No fewer than 15 people dead on Wednesday, when a new clash happened between rival tribes in Sudan’s southern Blue Nile state, according to tribal and medical sources.
Last week, clashes in the village of Wad al-Mahi, east of the town of Roseires, between members of the Hausa tribe and rival tribes, claimed the lives of 13 people, according to the UN.
“We have received 10 remains at the hospital in Wad al-Mahi,” a medical source said Wednesday.
Another source at Roseires hospital said “five bodies and 10 wounded” had been transferred to the facility.
The violence has resumed despite the deployment of large security forces in the area, a Hausa tribal leader said. “Weapons were used and houses were burned,” he said.
A witness confirmed violent clashes.
On Monday, Sudanese authorities imposed a night curfew in the Wad al-Mahi area.
The fighting was sparked by a dispute over land, according to the UN.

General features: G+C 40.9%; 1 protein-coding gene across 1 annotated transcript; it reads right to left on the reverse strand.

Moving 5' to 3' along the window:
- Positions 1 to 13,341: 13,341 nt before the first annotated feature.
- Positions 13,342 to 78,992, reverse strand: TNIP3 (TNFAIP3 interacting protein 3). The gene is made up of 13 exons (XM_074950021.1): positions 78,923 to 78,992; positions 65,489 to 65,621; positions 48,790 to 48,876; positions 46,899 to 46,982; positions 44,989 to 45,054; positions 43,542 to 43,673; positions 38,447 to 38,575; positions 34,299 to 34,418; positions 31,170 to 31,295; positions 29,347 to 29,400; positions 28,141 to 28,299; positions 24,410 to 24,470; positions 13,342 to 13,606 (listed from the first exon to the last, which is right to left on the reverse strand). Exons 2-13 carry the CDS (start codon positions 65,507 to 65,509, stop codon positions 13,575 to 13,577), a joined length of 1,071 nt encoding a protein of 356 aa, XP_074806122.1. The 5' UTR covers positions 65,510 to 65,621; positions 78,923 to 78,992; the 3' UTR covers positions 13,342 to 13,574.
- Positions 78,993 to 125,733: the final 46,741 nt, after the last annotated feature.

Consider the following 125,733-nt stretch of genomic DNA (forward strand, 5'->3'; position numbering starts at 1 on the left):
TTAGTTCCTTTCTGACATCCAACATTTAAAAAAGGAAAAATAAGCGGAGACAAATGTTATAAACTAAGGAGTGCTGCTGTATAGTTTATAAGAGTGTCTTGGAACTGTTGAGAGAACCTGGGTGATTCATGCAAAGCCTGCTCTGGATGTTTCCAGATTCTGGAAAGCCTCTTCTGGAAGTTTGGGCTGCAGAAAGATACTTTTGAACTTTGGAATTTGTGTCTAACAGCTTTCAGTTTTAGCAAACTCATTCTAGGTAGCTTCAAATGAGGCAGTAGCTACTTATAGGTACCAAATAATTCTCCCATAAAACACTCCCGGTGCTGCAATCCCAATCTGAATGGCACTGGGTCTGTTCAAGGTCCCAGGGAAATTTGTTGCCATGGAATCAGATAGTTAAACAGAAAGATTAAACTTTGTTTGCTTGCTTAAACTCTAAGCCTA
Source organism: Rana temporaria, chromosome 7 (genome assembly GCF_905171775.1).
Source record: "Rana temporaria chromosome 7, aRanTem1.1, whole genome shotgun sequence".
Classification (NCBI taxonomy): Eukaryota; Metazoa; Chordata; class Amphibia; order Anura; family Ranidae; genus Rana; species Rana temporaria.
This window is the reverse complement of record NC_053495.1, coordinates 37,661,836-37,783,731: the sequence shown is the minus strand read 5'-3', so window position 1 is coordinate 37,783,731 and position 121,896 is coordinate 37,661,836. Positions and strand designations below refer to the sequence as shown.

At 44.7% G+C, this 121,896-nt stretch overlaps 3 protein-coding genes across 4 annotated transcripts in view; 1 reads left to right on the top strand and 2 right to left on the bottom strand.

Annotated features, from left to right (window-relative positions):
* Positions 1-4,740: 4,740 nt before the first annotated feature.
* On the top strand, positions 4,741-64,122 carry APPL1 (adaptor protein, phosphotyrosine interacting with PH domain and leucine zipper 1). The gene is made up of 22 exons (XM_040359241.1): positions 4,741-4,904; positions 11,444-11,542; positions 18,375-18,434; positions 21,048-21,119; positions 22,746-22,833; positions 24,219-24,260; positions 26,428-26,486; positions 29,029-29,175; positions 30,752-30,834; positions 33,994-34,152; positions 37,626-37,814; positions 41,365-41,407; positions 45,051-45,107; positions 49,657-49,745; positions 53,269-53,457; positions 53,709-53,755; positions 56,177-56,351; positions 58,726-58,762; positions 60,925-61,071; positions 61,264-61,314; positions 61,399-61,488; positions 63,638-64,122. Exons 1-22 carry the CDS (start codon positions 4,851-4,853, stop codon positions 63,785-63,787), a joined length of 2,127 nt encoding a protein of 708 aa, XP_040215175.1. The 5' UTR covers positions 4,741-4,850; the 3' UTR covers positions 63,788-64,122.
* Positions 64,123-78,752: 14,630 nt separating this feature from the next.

The issue of access to land is very sensitive in Sudan, one of the world’s poorest countries, where agriculture and livestock account for 43% of jobs and 30% of GDP.
Ancestral custom prohibits the Hausa, who were the last to arrive in the Blue Nile, from owning land, which they dispute.
Clashes between the African Hausa ethnic group and rival tribes between July and early October left at least 149 people dead, and hundreds wounded, and displaced an estimated 65,000 people, according to the UN.
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Tribal conflicts are on the rise in Sudan because of the security vacuum created by the October 25, 2021 putsch in Khartoum, experts say. (AFP)